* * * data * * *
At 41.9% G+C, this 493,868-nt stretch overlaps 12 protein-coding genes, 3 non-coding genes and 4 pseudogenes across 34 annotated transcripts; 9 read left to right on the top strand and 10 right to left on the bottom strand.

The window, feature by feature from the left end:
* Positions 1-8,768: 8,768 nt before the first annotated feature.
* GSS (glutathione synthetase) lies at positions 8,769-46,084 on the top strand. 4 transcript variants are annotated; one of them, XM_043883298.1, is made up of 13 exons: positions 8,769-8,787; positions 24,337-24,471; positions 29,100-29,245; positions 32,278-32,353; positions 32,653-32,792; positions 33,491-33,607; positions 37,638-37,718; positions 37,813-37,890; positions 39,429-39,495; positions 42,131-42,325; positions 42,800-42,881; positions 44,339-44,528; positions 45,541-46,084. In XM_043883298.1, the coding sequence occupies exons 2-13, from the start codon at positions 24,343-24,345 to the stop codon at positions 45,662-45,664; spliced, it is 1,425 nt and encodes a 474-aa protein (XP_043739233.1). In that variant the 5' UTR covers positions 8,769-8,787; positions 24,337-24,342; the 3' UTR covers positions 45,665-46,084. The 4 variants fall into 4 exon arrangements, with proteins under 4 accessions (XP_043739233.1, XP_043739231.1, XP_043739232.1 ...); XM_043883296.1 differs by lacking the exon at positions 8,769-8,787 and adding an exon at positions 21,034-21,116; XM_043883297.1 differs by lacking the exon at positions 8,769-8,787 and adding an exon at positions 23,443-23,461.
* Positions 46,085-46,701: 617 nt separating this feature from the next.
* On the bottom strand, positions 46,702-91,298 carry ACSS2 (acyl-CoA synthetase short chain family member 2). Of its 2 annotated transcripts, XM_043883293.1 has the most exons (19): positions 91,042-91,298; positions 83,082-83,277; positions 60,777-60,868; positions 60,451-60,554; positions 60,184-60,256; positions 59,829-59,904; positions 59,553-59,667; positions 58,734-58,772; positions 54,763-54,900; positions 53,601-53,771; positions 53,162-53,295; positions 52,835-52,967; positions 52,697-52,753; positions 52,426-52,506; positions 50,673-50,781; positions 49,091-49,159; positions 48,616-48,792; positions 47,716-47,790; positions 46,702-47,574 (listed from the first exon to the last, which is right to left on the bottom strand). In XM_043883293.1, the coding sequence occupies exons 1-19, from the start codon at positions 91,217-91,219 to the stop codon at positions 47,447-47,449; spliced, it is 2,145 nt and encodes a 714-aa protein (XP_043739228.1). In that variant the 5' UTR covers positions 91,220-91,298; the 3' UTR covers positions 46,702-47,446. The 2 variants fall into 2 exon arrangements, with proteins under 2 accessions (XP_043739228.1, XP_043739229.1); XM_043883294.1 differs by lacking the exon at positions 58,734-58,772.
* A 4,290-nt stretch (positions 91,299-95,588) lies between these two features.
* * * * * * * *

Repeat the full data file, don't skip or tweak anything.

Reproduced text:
At 41.9% G+C, this 493,868-nt stretch overlaps 12 protein-coding genes, 3 non-coding genes and 4 pseudogenes across 34 annotated transcripts; 9 read left to right on the top strand and 10 right to left on the bottom strand.

The window, feature by feature from the left end:
* Positions 1-8,768: 8,768 nt before the first annotated feature.
* GSS (glutathione synthetase) lies at positions 8,769-46,084 on the top strand. 4 transcript variants are annotated; one of them, XM_043883298.1, is made up of 13 exons: positions 8,769-8,787; positions 24,337-24,471; positions 29,100-29,245; positions 32,278-32,353; positions 32,653-32,792; positions 33,491-33,607; positions 37,638-37,718; positions 37,813-37,890; positions 39,429-39,495; positions 42,131-42,325; positions 42,800-42,881; positions 44,339-44,528; positions 45,541-46,084. In XM_043883298.1, the coding sequence occupies exons 2-13, from the start codon at positions 24,343-24,345 to the stop codon at positions 45,662-45,664; spliced, it is 1,425 nt and encodes a 474-aa protein (XP_043739233.1). In that variant the 5' UTR covers positions 8,769-8,787; positions 24,337-24,342; the 3' UTR covers positions 45,665-46,084. The 4 variants fall into 4 exon arrangements, with proteins under 4 accessions (XP_043739233.1, XP_043739231.1, XP_043739232.1 ...); XM_043883296.1 differs by lacking the exon at positions 8,769-8,787 and adding an exon at positions 21,034-21,116; XM_043883297.1 differs by lacking the exon at positions 8,769-8,787 and adding an exon at positions 23,443-23,461.
* Positions 46,085-46,701: 617 nt separating this feature from the next.
* On the bottom strand, positions 46,702-91,298 carry ACSS2 (acyl-CoA synthetase short chain family member 2). Of its 2 annotated transcripts, XM_043883293.1 has the most exons (19): positions 91,042-91,298; positions 83,082-83,277; positions 60,777-60,868; positions 60,451-60,554; positions 60,184-60,256; positions 59,829-59,904; positions 59,553-59,667; positions 58,734-58,772; positions 54,763-54,900; positions 53,601-53,771; positions 53,162-53,295; positions 52,835-52,967; positions 52,697-52,753; positions 52,426-52,506; positions 50,673-50,781; positions 49,091-49,159; positions 48,616-48,792; positions 47,716-47,790; positions 46,702-47,574 (listed from the first exon to the last, which is right to left on the bottom strand). In XM_043883293.1, the coding sequence occupies exons 1-19, from the start codon at positions 91,217-91,219 to the stop codon at positions 47,447-47,449; spliced, it is 2,145 nt and encodes a 714-aa protein (XP_043739228.1). In that variant the 5' UTR covers positions 91,220-91,298; the 3' UTR covers positions 46,702-47,446. The 2 variants fall into 2 exon arrangements, with proteins under 2 accessions (XP_043739228.1, XP_043739229.1); XM_043883294.1 differs by lacking the exon at positions 58,734-58,772.
* A 4,290-nt stretch (positions 91,299-95,588) lies between these two features.